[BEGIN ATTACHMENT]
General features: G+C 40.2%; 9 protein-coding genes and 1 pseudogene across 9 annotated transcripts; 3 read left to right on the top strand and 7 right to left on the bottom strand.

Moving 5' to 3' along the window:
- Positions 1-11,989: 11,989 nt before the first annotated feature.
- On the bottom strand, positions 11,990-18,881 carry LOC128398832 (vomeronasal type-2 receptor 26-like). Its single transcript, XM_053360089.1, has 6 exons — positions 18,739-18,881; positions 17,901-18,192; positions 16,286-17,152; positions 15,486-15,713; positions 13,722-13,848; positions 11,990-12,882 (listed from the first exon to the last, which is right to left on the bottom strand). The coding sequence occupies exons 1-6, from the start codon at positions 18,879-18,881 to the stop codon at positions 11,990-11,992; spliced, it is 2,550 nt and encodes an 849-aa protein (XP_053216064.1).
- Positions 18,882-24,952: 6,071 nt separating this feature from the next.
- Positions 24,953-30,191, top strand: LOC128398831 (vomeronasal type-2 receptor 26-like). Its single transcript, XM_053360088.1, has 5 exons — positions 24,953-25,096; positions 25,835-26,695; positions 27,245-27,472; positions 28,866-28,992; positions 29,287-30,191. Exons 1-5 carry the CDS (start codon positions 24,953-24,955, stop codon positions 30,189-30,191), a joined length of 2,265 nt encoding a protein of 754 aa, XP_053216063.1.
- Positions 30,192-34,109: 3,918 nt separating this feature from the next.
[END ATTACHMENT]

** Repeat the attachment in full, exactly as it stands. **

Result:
General features: G+C 40.2%; 9 protein-coding genes and 1 pseudogene across 9 annotated transcripts; 3 read left to right on the top strand and 7 right to left on the bottom strand.

Moving 5' to 3' along the window:
- Positions 1-11,989: 11,989 nt before the first annotated feature.
- On the bottom strand, positions 11,990-18,881 carry LOC128398832 (vomeronasal type-2 receptor 26-like). Its single transcript, XM_053360089.1, has 6 exons — positions 18,739-18,881; positions 17,901-18,192; positions 16,286-17,152; positions 15,486-15,713; positions 13,722-13,848; positions 11,990-12,882 (listed from the first exon to the last, which is right to left on the bottom strand). The coding sequence occupies exons 1-6, from the start codon at positions 18,879-18,881 to the stop codon at positions 11,990-11,992; spliced, it is 2,550 nt and encodes an 849-aa protein (XP_053216064.1).
- Positions 18,882-24,952: 6,071 nt separating this feature from the next.
- Positions 24,953-30,191, top strand: LOC128398831 (vomeronasal type-2 receptor 26-like). Its single transcript, XM_053360088.1, has 5 exons — positions 24,953-25,096; positions 25,835-26,695; positions 27,245-27,472; positions 28,866-28,992; positions 29,287-30,191. Exons 1-5 carry the CDS (start codon positions 24,953-24,955, stop codon positions 30,189-30,191), a joined length of 2,265 nt encoding a protein of 754 aa, XP_053216063.1.
- Positions 30,192-34,109: 3,918 nt separating this feature from the next.